By: Rev. Bill Stanfield
The fourth Thursday in November is just ahead. Let us be reminded of how important gratitude is to a full and complete life. I find that gratitude can be likened to the oil in an engine that helps everything else go smoothly. When I am grateful, I tend to maintain the perspective that allows me to keep moving forward. When I get stuck, I am almost always feeling ungrateful for something. The work of Metanoia (which is sometimes difficult) has taught me the importance of finding gratitude in all things.
During the final weeks of our summer Freedom School, I was standing in the back of a school cafeteria filled with parents, supporters and 100 freedom school scholars. Students were leading the way in a march against violence that would soon start in our community. Such moments are a bundle of both inspiration and sadness for me. It is inspiring to see students, parents and neighborhood citizens (around 200 people total) taking a stand against violence in their neighborhood. Simultaneously, it is sobering that students and parents need to take such stands. Many of us grew up in neighborhoods where marches against violence were not necessary or even given thought as needed.
But, violence is close to home for many of our young leaders. All week long their planning for this event awoke traumas in their lives that came as the result of gun violence in our community. Virtually everyone in that room was somehow affected by gun violence.
Standing at the back of the room listening to speakers address students, my cell phone rang. It was an important call, so I stepped out in the hallway to answer. On the other line was the executive director of Origin SC. As many of you may know, we have been working to renovate the former Chicora Graded School. Origin SC has been supremely helpful with this project in agreeing to become our anchor tenant in the school project from the earliest stages. It was their commitment that helped us think that there may be a possibility of renovation. They would pay rent which helped the tax credit investment community take our project seriously.
By the time this call came, we had raised $4.2 million dollars (still needing to raise significantly more), aligned investors, and nearly completed planning for the old campus. However, this was not a call I wanted to receive nor a call that my friend on the other end of the line wanted to deliver. To state it briefly, Origin SC had an issue with their current landlord. They needed to move out of their current location earlier than expected, and this meant they would not be moving into Old Chicora in early 2021 around the project completion.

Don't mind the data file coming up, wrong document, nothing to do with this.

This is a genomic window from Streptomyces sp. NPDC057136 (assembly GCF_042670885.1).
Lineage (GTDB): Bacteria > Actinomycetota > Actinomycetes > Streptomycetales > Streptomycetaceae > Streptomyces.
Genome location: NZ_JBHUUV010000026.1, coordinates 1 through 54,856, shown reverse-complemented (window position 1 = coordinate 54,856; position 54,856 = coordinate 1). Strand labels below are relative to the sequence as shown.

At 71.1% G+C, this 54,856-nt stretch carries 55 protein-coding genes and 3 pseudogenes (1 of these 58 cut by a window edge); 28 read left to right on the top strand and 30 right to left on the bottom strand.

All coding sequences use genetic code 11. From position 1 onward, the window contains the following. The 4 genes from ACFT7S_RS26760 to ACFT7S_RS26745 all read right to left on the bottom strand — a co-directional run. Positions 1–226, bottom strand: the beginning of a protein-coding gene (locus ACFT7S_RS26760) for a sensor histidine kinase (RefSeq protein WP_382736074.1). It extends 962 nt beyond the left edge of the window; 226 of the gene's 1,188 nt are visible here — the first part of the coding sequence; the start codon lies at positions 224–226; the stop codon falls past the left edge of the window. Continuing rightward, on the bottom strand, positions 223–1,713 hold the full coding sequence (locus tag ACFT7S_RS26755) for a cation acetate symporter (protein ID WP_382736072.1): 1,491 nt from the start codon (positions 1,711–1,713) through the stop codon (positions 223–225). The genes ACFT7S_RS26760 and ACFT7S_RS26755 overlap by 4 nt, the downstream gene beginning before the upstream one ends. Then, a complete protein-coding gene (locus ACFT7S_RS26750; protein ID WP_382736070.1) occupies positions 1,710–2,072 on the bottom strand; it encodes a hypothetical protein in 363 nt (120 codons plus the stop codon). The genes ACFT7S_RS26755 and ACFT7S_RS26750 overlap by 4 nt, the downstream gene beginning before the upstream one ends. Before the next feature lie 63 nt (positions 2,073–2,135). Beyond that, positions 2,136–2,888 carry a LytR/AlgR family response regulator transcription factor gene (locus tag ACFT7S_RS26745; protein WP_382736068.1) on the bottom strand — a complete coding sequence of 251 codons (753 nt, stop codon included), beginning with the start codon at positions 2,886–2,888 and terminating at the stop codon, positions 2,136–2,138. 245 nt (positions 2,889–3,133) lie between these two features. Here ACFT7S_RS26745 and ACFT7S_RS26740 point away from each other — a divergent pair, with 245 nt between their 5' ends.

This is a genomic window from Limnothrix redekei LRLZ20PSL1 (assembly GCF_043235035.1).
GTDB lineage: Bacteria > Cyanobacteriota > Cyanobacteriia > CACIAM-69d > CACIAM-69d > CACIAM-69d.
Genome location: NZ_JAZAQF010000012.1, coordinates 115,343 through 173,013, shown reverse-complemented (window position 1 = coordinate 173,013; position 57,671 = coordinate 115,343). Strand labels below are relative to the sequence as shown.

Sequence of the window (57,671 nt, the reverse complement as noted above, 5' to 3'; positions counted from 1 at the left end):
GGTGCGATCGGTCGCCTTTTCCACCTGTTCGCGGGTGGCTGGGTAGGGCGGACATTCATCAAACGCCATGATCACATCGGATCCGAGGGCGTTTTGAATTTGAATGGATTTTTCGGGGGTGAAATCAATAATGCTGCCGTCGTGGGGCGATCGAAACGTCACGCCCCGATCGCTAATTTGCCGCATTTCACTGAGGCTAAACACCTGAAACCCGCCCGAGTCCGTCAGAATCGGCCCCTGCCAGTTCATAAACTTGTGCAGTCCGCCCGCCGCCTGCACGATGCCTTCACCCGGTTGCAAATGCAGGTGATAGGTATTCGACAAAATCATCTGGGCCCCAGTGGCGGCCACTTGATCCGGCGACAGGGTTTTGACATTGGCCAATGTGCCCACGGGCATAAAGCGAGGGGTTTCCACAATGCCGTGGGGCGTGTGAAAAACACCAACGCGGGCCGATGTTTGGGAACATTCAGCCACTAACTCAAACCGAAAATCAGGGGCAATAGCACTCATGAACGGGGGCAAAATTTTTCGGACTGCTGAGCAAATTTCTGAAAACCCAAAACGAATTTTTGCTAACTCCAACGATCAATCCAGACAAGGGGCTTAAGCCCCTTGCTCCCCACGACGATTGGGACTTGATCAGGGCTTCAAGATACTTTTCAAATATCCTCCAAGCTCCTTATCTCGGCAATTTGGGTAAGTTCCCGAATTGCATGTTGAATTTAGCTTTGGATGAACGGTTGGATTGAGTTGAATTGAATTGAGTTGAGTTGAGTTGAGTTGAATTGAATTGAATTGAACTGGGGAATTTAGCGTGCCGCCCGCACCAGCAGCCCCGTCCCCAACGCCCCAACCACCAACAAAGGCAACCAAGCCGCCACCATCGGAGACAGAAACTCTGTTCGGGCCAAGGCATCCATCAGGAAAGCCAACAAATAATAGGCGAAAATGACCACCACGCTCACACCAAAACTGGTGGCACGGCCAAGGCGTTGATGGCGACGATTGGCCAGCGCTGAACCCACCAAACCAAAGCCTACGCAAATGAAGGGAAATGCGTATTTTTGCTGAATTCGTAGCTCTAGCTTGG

It was no one in particular’s fault, but it put the entire project in jeopardy. For a day or two, the space between my two ears was not a good place to be. I’m sure we all have these kinds of moments when difficult news throws us sideways and drags us down.
And yet, if I have learned anything in the sometimes difficult work that Metanoia does within our community, it is to keep showing up and trying even when things don’t look promising. While it is tempting to throw up our hands, there is something to be learned in the midst of trouble. Sometimes what looks like trouble can even turn out to be a blessing.
We took stock.
In the process of discussing our plans for Old Chicora, we had conversations with other people having an interest in the campus, but for whom we did not have enough space with Origin SC in the picture. One of these entities was the Allegro Charter School of Music. Nearly 50% of Allegro’s students are low income and many are from the communities we serve. Their model is innovative by teaching every student an instrument, but students do not have to audition to enter the school. Music is taught through all of the curricula. Allegro knows that even if not every student becomes a professional musician, important lessons can be learned and brain pathways can be developed through music.
After a series of meetings, we determined that space we still had available within Old Chicora would fit Allegro’s space needs nicely. Even more, the artists’ space and performing arts center to be housed on the campus would be a compliment to their school culture. Metanoia will host our own early childhood learning center on the campus as well – ensuring the entire campus will be dedicated to the arts and education in a very dynamic, enriching environment. Allegro is also coming to the table with benefactors who are able to help us wrap up our capital campaign for the school.
We believe we have all the ingredients to close on the full financing package for the renovation of Old Chicora in January 2020. Construction will continue throughout next year, and we anticipate opening the renovated campus in early 2021. And, thankfully, Origin SC has found space for their own offices that works for them.
Now, back to that phone call…
On the day it was received, I would have told you that it was the worst possible news for the future of the project. Looking back now, it might well have been some of the best possible news. It is important to always, in everything, give thanks.
I have learned through the years to generate gratitude for the challenges, the difficult moments, and the struggles of doing the work that we do. The moments of struggle bring something new and vibrant into being. Our resolve is strengthened and we become more deeply committed to doing what is right.
We end 2019 profoundly grateful for all the triumphs and struggles of this year. They have positioned us for a transformational 2020. And, I am certain that it will have its challenges. When those inevitably come, I hope you will find us grateful even then. In the meantime, know that I write this letter with a very deep and abiding appreciation for each of you and for what you mean to our movement. We are thankful for you!
May you have a lovely and meaningful Thanksgiving with your family and friends.